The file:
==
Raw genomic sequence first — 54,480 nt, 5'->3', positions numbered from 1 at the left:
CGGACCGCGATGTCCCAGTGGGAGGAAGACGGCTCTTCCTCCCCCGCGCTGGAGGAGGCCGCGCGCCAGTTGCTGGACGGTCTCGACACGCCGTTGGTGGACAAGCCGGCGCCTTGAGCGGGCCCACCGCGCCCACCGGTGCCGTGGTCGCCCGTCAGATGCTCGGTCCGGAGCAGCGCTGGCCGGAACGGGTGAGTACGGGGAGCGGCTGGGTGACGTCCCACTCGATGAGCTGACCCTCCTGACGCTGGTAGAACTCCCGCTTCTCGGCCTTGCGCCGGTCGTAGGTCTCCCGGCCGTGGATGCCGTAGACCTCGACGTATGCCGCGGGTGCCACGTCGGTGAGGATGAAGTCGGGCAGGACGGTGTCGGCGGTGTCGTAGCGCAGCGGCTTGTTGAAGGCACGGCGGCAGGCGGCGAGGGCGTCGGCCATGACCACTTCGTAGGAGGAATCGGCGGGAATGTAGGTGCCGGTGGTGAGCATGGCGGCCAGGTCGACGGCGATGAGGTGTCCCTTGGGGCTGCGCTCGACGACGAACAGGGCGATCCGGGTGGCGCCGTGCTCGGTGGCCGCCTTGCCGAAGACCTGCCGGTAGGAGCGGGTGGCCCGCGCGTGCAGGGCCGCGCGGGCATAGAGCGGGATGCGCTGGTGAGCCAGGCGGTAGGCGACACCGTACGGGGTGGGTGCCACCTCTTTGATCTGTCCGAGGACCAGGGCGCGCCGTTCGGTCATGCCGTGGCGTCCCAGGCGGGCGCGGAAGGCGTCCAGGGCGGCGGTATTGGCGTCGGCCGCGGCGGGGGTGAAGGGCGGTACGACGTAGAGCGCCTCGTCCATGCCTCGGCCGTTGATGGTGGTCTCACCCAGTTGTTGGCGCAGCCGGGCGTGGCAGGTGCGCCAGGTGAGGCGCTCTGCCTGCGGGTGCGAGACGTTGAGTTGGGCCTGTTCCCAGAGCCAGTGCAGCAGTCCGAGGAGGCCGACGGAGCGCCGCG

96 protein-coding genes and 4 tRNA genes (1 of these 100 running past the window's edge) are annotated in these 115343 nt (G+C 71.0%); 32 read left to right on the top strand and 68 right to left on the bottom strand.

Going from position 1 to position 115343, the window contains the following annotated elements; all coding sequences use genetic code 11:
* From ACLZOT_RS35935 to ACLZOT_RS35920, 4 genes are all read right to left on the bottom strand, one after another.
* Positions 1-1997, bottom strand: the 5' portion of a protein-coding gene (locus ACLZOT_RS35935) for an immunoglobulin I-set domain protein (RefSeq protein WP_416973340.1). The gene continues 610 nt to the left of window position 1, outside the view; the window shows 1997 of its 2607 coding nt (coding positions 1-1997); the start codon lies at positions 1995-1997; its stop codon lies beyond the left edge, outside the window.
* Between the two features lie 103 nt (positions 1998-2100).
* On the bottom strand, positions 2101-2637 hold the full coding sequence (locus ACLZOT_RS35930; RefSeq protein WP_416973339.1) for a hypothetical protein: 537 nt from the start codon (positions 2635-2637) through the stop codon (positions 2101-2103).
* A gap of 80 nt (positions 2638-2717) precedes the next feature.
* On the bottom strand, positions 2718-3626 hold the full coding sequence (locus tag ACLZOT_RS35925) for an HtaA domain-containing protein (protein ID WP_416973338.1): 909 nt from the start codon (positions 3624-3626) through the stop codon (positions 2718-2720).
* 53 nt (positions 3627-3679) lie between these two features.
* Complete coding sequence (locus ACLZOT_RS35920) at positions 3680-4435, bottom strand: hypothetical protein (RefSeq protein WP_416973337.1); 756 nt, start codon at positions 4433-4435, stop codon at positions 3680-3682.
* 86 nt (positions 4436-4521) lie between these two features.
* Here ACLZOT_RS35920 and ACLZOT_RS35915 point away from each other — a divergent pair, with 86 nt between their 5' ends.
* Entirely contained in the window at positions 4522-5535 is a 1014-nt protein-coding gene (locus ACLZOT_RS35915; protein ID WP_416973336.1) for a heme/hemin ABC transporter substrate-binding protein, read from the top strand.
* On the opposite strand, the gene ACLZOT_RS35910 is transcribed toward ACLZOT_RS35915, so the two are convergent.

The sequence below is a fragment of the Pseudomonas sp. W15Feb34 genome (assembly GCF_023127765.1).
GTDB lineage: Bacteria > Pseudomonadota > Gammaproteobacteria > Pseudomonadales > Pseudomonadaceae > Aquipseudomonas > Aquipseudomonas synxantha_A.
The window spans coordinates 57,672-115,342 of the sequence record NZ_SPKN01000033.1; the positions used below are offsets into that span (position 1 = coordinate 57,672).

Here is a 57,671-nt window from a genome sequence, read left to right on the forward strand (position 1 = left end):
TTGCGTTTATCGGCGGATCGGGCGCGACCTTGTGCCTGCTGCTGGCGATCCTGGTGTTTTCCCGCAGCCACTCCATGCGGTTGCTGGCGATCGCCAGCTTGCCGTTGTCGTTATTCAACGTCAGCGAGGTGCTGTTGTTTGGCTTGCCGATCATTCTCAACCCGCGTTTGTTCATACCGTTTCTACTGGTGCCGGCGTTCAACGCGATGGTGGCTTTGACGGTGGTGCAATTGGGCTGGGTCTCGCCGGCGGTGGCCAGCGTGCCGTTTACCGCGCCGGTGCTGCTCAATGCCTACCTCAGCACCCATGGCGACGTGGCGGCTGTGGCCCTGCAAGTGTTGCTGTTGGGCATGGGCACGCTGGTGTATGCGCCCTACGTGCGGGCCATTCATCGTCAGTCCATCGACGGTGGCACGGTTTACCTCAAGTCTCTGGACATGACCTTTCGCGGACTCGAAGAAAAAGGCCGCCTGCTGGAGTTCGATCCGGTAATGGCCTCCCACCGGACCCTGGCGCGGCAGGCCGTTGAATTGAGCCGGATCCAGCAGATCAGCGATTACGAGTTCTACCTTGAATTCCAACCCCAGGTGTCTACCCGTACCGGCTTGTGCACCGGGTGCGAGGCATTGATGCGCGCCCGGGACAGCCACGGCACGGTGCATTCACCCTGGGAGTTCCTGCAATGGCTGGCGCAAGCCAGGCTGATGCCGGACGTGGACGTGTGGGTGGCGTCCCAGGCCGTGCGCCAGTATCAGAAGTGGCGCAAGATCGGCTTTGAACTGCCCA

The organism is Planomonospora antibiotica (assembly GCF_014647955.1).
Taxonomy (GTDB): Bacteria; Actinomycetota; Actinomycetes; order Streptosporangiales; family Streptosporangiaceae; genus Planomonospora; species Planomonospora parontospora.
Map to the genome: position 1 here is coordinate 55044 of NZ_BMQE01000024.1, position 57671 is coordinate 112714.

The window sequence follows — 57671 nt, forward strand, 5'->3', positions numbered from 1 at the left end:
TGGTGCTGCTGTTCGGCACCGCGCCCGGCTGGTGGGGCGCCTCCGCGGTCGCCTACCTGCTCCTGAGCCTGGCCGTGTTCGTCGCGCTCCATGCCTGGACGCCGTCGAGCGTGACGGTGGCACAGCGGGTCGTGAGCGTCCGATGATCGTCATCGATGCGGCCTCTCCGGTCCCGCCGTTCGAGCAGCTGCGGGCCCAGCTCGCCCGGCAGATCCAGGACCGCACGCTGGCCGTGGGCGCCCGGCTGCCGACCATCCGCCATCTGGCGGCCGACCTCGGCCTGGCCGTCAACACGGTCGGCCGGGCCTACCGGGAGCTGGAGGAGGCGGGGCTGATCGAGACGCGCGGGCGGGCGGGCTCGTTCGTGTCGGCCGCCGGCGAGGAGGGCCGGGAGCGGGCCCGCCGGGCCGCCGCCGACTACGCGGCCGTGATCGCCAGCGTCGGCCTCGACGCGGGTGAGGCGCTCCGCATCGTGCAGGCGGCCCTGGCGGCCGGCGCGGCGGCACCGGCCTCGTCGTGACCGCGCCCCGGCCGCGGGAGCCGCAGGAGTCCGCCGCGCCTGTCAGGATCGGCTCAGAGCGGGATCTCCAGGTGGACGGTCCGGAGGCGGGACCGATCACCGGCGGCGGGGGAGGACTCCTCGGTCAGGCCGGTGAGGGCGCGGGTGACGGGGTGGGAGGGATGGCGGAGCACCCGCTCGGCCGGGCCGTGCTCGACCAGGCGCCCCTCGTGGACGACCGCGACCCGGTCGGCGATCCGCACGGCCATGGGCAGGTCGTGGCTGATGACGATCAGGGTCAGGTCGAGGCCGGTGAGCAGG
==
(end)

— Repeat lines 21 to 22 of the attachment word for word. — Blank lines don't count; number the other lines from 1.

TTGCGTTTATCGGCGGATCGGGCGCGACCTTGTGCCTGCTGCTGGCGATCCTGGTGTTTTCCCGCAGCCACTCCATGCGGTTGCTGGCGATCGCCAGCTTGCCGTTGTCGTTATTCAACGTCAGCGAGGTGCTGTTGTTTGGCTTGCCGATCATTCTCAACCCGCGTTTGTTCATACCGTTTCTACTGGTGCCGGCGTTCAACGCGATGGTGGCTTTGACGGTGGTGCAATTGGGCTGGGTCTCGCCGGCGGTGGCCAGCGTGCCGTTTACCGCGCCGGTGCTGCTCAATGCCTACCTCAGCACCCATGGCGACGTGGCGGCTGTGGCCCTGCAAGTGTTGCTGTTGGGCATGGGCACGCTGGTGTATGCGCCCTACGTGCGGGCCATTCATCGTCAGTCCATCGACGGTGGCACGGTTTACCTCAAGTCTCTGGACATGACCTTTCGCGGACTCGAAGAAAAAGGCCGCCTGCTGGAGTTCGATCCGGTAATGGCCTCCCACCGGACCCTGGCGCGGCAGGCCGTTGAATTGAGCCGGATCCAGCAGATCAGCGATTACGAGTTCTACCTTGAATTCCAACCCCAGGTGTCTACCCGTACCGGCTTGTGCACCGGGTGCGAGGCATTGATGCGCGCCCGGGACAGCCACGGCACGGTGCATTCACCCTGGGAGTTCCTGCAATGGCTGGCGCAAGCCAGGCTGATGCCGGACGTGGACGTGTGGGTGGCGTCCCAGGCCGTGCGCCAGTATCAGAAGTGGCGCAAGATCGGCTTTGAACTGCCCA

The organism is Planomonospora antibiotica (assembly GCF_014647955.1).